“Quite frequently there would be extensive consultation and review to be sure that all of the interests were recognized. It was taken very seriously certainly by the career staff, but also by most of the administrations that came in, that the U.S. Department of Justice represents all the people and the interests of all the people,” said Flynn.

Under Trump, “that all went away.”

“The career staff with highly in-depth and specific knowledge about things seemed to be bypassed to the maximum extent possible in decision making,” said Flynn. “The result was positions came out with which many people vehemently disagreed, would have a great deal of problems morally enforcing.”

The DOJ, however, says it continues to seek the guidance of longtime staff.

“There’s constantly a dialogue with career attorneys in all the different divisions,” a DOJ official told Fortune. “The advice and the input that we get from career staff is regarded as very important, especially because they have that institutional knowledge.”

Flynn argues that very knowledge is being lost.

“There is long term damage being done by this,” she said of employee resignations.

Former DOJ Assistant Branch Director Joel McElvain left the department in July 2018 after more than 20 years. Although he didn’t specify political differences as his reason for leaving, McElvain filed his resignation letter just one day after then-Attorney General Sessions said the DOJ would not defend the Affordable Care Act.

Hui Chen, a former DOJ consultant and corporate ethics expert, made her reason for leaving the department in June 2017 very clear: “trying to hold companies to standards that our current administration is not living up to was creating a cognitive dissonance that I could not overcome,” she wrote in a LinkedIn post.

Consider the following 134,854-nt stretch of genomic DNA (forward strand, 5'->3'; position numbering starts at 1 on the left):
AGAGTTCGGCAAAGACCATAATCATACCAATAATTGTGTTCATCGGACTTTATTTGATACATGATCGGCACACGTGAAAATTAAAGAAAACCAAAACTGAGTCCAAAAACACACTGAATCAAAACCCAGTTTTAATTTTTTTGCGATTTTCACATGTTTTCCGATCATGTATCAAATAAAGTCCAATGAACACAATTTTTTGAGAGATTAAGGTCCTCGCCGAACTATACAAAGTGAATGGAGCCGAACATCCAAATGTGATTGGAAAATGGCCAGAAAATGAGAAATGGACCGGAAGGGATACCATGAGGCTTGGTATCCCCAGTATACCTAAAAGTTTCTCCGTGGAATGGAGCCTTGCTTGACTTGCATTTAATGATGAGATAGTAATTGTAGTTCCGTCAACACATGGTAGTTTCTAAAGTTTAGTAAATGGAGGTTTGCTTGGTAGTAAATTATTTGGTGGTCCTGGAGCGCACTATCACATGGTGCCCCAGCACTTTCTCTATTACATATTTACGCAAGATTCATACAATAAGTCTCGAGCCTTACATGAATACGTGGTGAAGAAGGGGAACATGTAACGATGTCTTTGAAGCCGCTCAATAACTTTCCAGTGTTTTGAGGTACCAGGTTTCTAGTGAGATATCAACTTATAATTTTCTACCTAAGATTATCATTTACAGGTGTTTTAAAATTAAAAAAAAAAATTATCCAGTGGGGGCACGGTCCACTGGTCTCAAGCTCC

These two are just a couple of those who left, but the DOJ has 115,000 employees. Rosenstein advised these employees to “faithfully pursue the Department’s law enforcement mission and the Administration’s goals in a manner consistent with laws, regulations, policies, and principles.”

“Be prepared to face criticism. That is part of the job,” he said in a 2018 address to the House Judiciary Committee. “But ignore the tyranny of the news cycle. Stick to the rule of law, and make honest decisions that will withstand fair and objective review.”

Flynn, however, did not feel the DOJ was making such honest decisions. She said her departure was prompted not just by the lack of consultation, but by the administration’s implementation of “extreme and cruel policies” targeting the LGBTQ+ community in a way that showed “cruelty was the point.”

Shortly after Sessions’ appointment, the administration withdrew its guidance protecting trans and gender-nonconforming students. Later, Title VII anti-discrimination protections for gay, lesbian, and trans individuals were withdrawn. Flynn left the department in March 2018, just as the DOJ was beginning to require trans people be confined in prison facilities based on their birth sex as opposed to their identity.

“They got where they wanted to go, they did it quickly, and in my opinion they had very poor legal justifications given for it,” said Flynn of the Trump administration’s changes.

The department still has 115,000 employees “that work diligently every day to support the administration’s decisions,” said the DOJ official, even through policy changes. Many of these may be career staff, but some who left worry about the future ahead.

“When you lose the institutional memory and you lose the people that were willing to speak truth to power and you lose the people that were actually experienced in determining properly what the law is and enforcing the law, it’s going to be very difficult to rebuild that capacity even when this difficult interlude with the Trump administration is over,” said Flynn. “It’s a task I think no prior administration has had to face.”